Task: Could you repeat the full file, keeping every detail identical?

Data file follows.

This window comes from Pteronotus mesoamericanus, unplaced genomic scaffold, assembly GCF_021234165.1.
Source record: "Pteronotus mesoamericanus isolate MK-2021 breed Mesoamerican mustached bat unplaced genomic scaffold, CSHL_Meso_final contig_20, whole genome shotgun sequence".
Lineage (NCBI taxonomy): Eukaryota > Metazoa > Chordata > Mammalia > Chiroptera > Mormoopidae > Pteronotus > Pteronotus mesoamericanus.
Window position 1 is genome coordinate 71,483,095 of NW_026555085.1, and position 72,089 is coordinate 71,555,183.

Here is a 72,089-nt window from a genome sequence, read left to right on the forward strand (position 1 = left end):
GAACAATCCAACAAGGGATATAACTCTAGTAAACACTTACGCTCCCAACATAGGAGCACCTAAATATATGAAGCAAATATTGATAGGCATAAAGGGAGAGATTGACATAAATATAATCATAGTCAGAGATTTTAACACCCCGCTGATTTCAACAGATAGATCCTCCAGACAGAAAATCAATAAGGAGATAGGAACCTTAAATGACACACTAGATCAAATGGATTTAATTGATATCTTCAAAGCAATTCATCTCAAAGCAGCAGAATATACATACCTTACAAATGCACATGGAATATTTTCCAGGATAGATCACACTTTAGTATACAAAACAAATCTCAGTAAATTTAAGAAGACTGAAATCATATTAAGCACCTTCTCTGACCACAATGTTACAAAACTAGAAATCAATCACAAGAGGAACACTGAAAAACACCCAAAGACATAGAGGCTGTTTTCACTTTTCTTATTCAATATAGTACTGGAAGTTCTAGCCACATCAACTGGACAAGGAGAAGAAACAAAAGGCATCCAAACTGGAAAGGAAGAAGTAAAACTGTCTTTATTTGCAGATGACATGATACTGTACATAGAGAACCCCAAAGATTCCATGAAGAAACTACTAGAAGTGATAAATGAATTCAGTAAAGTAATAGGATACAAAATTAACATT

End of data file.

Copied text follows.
This window comes from Pteronotus mesoamericanus, unplaced genomic scaffold, assembly GCF_021234165.1.
Source record: "Pteronotus mesoamericanus isolate MK-2021 breed Mesoamerican mustached bat unplaced genomic scaffold, CSHL_Meso_final contig_20, whole genome shotgun sequence".
Lineage (NCBI taxonomy): Eukaryota > Metazoa > Chordata > Mammalia > Chiroptera > Mormoopidae > Pteronotus > Pteronotus mesoamericanus.
Window position 1 is genome coordinate 71,483,095 of NW_026555085.1, and position 72,089 is coordinate 71,555,183.

Here is a 72,089-nt window from a genome sequence, read left to right on the forward strand (position 1 = left end):
GAACAATCCAACAAGGGATATAACTCTAGTAAACACTTACGCTCCCAACATAGGAGCACCTAAATATATGAAGCAAATATTGATAGGCATAAAGGGAGAGATTGACATAAATATAATCATAGTCAGAGATTTTAACACCCCGCTGATTTCAACAGATAGATCCTCCAGACAGAAAATCAATAAGGAGATAGGAACCTTAAATGACACACTAGATCAAATGGATTTAATTGATATCTTCAAAGCAATTCATCTCAAAGCAGCAGAATATACATACCTTACAAATGCACATGGAATATTTTCCAGGATAGATCACACTTTAGTATACAAAACAAATCTCAGTAAATTTAAGAAGACTGAAATCATATTAAGCACCTTCTCTGACCACAATGTTACAAAACTAGAAATCAATCACAAGAGGAACACTGAAAAACACCCAAAGACATAGAGGCTGTTTTCACTTTTCTTATTCAATATAGTACTGGAAGTTCTAGCCACATCAACTGGACAAGGAGAAGAAACAAAAGGCATCCAAACTGGAAAGGAAGAAGTAAAACTGTCTTTATTTGCAGATGACATGATACTGTACATAGAGAACCCCAAAGATTCCATGAAGAAACTACTAGAAGTGATAAATGAATTCAGTAAAGTAATAGGATACAAAATTAACATT